Shark Attack (1999)

Nu Image Films.  Director: Bob Misiorowski.

Creature Feature Bleachers Award: Most Shark Dissections.

“Shark Attack” comes to us from the hale and hearty days of the late ’90s, when a title like “Shark Attack” was sufficient by itself without the need to add “Two-Headed,” “Spring Break,” or “Jersey Shore” to the front.  The film is a surprisingly serious sharksploitation thriller of middling quality and occasional bad acting.  It’s interesting to think that as late as 1999, Nu Image was still trying to treat the sharksploitation genre honestly and straightforwardly— especially considering their eventual lapse into the campiness of “Raging Sharks” and “Shark in Venice” in the following decade.  All told, “Shark Attack” really isn’t as bad as it could be, but if you want to watch a good shark attack film from 1999, I’d recommend “Deep Blue Sea” instead.

All is not well in the small South African fishing village of Port Amanzi.  Scientist Mark DeSantis (Cordell McQueen) is investigating the sudden increase in shark attacks when two evil policemen kidnap and feed him to a shark.  Former colleague Steven McKray (Casper Van Dien) receives a partial e-mail from DeSantis.  Being unable to open the e-mail, Steven naturally travels to Africa to find out what happened.  Once there, he teams up with DeSantis’s conveniently attractive single sister Corine (Jenny McShane).  Together they uncover rival scientist Miles Craven’s (Bentley Mitchum) bizarre scheme to cure cancer using shark juice.  But is Craven the true threat, or could the recent spate of shark attacks be part of an even more insidious plot?

Or you may–who knows?
The DVD Cover

Fair warning, there are a goodly number of shark autopsies in this film.  According to a disclaimer after the closing credits, “No sharks were damaged or destroyed for the filming of this movie.”  I hope you will take that as retroactive comfort for all the time you spent watching a guy cut through the rubbery skin of a dead shark in order to pull out the bloody, slimy guts while looking for a partially-digested human arm.

A neon pink bikini is appropriate attire for such an autopsy.

Neon pink bikinis are appropriate attire for such a dissection.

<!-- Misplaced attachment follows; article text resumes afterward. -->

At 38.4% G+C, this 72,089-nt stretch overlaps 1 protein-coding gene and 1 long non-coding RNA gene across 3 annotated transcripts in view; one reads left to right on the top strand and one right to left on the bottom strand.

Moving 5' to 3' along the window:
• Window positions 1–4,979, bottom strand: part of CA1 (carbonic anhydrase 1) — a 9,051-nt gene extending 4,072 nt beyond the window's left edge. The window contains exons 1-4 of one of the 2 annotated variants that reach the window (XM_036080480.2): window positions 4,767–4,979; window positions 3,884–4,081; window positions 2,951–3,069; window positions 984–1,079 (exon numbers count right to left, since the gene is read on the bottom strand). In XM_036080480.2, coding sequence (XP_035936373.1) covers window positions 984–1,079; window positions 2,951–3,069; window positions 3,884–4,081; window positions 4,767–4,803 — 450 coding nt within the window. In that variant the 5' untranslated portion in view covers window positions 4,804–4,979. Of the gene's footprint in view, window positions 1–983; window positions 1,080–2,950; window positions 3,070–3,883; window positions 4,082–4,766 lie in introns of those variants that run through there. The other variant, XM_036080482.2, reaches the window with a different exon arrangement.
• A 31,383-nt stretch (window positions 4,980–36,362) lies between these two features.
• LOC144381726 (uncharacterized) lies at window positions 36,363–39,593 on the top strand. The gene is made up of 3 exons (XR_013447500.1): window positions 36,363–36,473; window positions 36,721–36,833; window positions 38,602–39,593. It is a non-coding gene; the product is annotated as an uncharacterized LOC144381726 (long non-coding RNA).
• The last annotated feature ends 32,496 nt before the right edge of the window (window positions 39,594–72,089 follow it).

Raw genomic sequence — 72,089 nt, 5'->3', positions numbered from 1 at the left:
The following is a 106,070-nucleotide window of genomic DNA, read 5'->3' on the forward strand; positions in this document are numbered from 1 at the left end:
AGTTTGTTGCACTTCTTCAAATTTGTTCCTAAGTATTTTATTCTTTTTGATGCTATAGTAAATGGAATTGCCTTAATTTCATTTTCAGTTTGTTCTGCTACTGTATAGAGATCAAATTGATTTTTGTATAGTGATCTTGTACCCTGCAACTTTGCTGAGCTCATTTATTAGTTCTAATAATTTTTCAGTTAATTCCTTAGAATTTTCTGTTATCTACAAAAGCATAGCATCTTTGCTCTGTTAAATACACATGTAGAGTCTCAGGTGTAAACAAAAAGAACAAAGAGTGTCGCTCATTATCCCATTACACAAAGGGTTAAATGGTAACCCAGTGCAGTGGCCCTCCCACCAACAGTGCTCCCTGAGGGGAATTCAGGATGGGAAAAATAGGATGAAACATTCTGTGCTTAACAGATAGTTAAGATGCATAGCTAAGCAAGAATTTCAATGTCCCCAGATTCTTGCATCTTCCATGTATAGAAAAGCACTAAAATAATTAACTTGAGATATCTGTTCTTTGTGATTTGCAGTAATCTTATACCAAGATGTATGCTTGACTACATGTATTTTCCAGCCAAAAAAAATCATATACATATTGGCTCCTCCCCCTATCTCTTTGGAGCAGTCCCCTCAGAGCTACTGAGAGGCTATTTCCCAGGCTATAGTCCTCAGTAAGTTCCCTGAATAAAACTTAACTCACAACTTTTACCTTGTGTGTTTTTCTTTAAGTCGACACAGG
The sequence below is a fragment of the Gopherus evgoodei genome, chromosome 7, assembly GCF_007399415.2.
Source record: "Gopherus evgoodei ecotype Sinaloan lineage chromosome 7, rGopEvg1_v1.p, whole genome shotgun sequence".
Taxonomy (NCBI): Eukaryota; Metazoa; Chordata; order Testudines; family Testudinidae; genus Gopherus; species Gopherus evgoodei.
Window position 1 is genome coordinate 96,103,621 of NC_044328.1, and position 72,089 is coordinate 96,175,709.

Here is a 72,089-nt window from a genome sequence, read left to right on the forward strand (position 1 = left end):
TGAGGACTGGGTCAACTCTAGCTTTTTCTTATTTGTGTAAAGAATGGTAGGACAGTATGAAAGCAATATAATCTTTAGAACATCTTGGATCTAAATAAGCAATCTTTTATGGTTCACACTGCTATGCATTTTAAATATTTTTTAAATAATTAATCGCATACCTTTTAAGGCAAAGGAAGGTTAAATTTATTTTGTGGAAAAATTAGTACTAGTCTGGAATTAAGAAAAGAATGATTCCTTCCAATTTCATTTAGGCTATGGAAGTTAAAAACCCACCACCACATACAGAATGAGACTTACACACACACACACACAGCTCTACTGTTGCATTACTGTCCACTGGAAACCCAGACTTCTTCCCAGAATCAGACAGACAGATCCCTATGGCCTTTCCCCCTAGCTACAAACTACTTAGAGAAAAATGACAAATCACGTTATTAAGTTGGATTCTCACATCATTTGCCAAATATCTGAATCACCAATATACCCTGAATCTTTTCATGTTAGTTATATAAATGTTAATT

If nothing else, “Shark Attack” explains why Mr. Rogers always changed his shoes upon entering his home.  Like Mr. Rogers, the ill-fated Dr. DeSantis also compulsively changes an article of his attire on a regular basis: upon boarding his boat, he switches out his diving watch for his non-diving watch.  He also sings while doing so.  (Not really, but that would be funny).

sharkattack-watch1

get it off get it off get it off get it off

Much better!

Ah, much better!

Later, Steven and Caroline conclude that DeSantis must have met with foul play, because he surely wouldn’t have been in the water while wearing his non-diving watch.  This finally explains the thought process behind Mr. Rogers’s habitual shoe-changing routine: he wanted to give Mr. McFeely enough clues to avenge him in case he was ever murdered.

This next topic of discussion may constitute something of a spoiler, although it’s really not all that hard to figure out if you’ve ever watched a movie before.  Nu Image apparently tried to market “Shark Attack” towards kids, because in addition to the Mr. Rogers element, the film borrows its plot directly from Scooby Doo.  Yes, as it turns out, evil real estate developer Lawrence Rhodes (Ernie Hudson) has been artificially increasing the number of shark attacks in order to scare people away from Port Amanzi so that he can cheaply buy up all the land and open an oil drilling platform!

And I would have gotten away with it, too, if it weren't for you meddling kids!

And I would have gotten away with it, too, if it weren’t for you meddling kids!

While the villains constitute some of the best characters and worst actors, one in particular leaves me scratching my head.  The two evil cops are pretty decent bad guys (one has a great laugh and knows how to use it), but though you might wonder what turned them evil, the most inscrutable character by far is the chief underling, Mr. Hacker (Dave Ridley).  True, lack of characterization of minor villains is standard operating procedure in most movies.  But Hacker wears a uniform.  No one else wears a uniform.  Okay, the policemen do, but they wear policemen uniforms.  Why does Hacker wear a uniform?  Is, or was, he a member of some sort of military force?  Is this uniform standard issue for a security firm of which Hacker is the only employee?  Did a costume designer say, “Hey, this guy is a henchman; he should have a uniform,” and think nothing more about it?

sharkattack-hacker

“I want some answers, Mister.  Tell me, why am I wearing this?!”

We may never know why Hacker wears the things he wears, but at least we get a glimpse at the long lost South African cousin of Quint from “Jaws.”

I'll catch yer shark fer yas.

“I’ll catch yer shark fer yas.”

The trailer makes the film look pretty cool, which it sort of is:

“Shark Attack” is available on Amazon.

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